On and off the field, Ripken always at his best
Cal Ripken's retirement ceremony on Oct. 6 was super in every way. The painting, the statue, the renaming of Lee Street to Ripken Way, and the speech by President Clinton praising Cal were wonderful tributes to the Iron Man, whose No. 8 jersey was fittingly retired.
It was obvious that the revelation of the special plaque -- placed by the Orioles on the dugout wall to honor his father -- touched Cal very much.
Cal's speech at the end was short, but he said a lot. He expressed the hope that how he played and conducted himself on the baseball field and elsewhere were good examples that had a positive effect on others in sports and in the community.
He hoped he could be remembered not for being an individual star but for being someone who demonstrated teamwork, loyalty and hard work, and that his simply being here and always doing his best would be his contribution toward the betterment of the world.
What Cal said in his speech is, indeed, the way we'll always remember him. On the field and in the community, we always saw Cal at his best.
Laura D. Lynn Baltimore
Ripken is Hall of Famer, but he's not a true hero
Let me start by stating that Cal Ripken was a great ballplayer. With that said, let's make it clear, he is no hero.
This is a man who has made millions of dollars for playing a game nine months a year.
During the time he has played this game, at least 15 Baltimore City police officers have been killed while protecting the city. These were the true heroes during Cal's playing years.
These officers' combined salaries would have been less in their lifetime than Cal made in one year.
While Cal certainly deserves accolades for his baseball accomplishments, everyone has to remember, all he did was play a kid's game. I do not remember him ever risking his life while working, to save another.
Cal Ripken is a Hall of Famer, but he is no hero.
Steve Kay Odenton
`Cheesy' farewell tour was an embarrassment
Leave it to the organization that is the laughingstock of professional sports to make its fans glad that the Cal Ripken farewell tour is over, thanks to overhype and over-production that bordered on satire.
It was so bad, so cheesy, so self-important, at least a visit from Siegfried and Roy with a Siberian tiger dressed in a No. 8 jersey and a little cap would have transformed it into the true Las Vegas-style production it was trying to be.
You can't blame Cal, although one wonders why a man who was so understated in his career wouldn't tell the organization, "Hey, please don't embarrass me."
It was embarrassing, but we live in a sports age where a guy makes a routine special teams tackle and reacts as if he's just won the Super Bowl, where a guy dunks a basketball in the last seconds of a blowout game and preens for the cameras, when style has completely overtaken substance. This was a ton of icing with no cake underneath.
Cal was one of the last of a dying breed because he was always more substance than style and because he never felt the need to swagger or hot dog it like so many of today's athletes.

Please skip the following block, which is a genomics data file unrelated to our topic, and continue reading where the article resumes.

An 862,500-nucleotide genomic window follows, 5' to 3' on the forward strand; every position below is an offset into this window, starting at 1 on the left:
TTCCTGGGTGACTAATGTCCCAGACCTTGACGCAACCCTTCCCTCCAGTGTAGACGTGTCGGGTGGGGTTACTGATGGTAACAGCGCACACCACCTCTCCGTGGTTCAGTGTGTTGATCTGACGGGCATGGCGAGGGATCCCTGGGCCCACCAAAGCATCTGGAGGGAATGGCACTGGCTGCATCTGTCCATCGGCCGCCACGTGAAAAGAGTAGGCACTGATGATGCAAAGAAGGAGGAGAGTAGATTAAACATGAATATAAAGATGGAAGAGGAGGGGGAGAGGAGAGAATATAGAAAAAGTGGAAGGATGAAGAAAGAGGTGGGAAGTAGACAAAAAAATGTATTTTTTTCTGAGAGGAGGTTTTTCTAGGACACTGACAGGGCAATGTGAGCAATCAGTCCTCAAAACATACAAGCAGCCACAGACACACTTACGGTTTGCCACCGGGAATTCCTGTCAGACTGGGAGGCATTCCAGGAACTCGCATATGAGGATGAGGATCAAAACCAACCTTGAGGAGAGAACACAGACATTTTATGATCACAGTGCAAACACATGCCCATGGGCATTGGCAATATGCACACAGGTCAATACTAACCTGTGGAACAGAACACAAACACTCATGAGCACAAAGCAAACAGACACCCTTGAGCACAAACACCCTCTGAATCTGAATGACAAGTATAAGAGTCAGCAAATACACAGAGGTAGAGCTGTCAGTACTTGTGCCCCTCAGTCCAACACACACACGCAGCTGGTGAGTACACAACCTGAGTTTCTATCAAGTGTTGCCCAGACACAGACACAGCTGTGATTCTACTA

So how bizarrely ironic was it that after his last game he had to be subjected to a post-game production that made the cheesiest of Las Vegas shows seem understated and the worst dinner theater production of Annie Get Your Gun seem entertaining? For that reason alone, I am glad that the farewell tour is mercifully over.
Jeff Adams Winchester, Va.
Kerrigan, Anderson show no class in Oct. 6 game
I can't believe my eyes.
With Cal Ripken on deck and the fans chanting, "We want Cal," Boston Red Sox manager Joe Kerrigan proved he has no class and had reliever Ugueth Urbina pitch to Brady Anderson, instead of making the obvious nice gesture and intentionally walking him.
The game meant nothing. Why not let Ripken bat one more time? The fans would have gone nuts, Ripken would have one more chance to thrill the fans, and everyone would have loved baseball a little more.
Incredibly, instead of trying to work a walk, Brady swung at the first pitch, and finally whiffed on what was probably ball four, a high fastball the ump would never have called him out on.
Hey, Kerrigan, when you get fired, no one in Baltimore is going to shed a tear. And Brady, you could learn a little about class yourself.
Jeff Mariner Towson
Anderson deprived Ripken in final game
I want to comment on the shameful performance of Orioles outfielder Brady Anderson during Cal Ripken's final game Oct. 6.
With Ripken poised to take the final at-bat of his career, Anderson made the choice to rob the possibility of that ever happening from Ripken and the fans. His own selfishness to look like a hero on a night to honor a real hero was disgusting.
The plate umpire was even calling the final pitches of the game balls when they should have been called strikes to get Ripken to the plate. Even with the fans chanting, "We want Cal," Anderson, with one final swing, stole that wish from becoming true.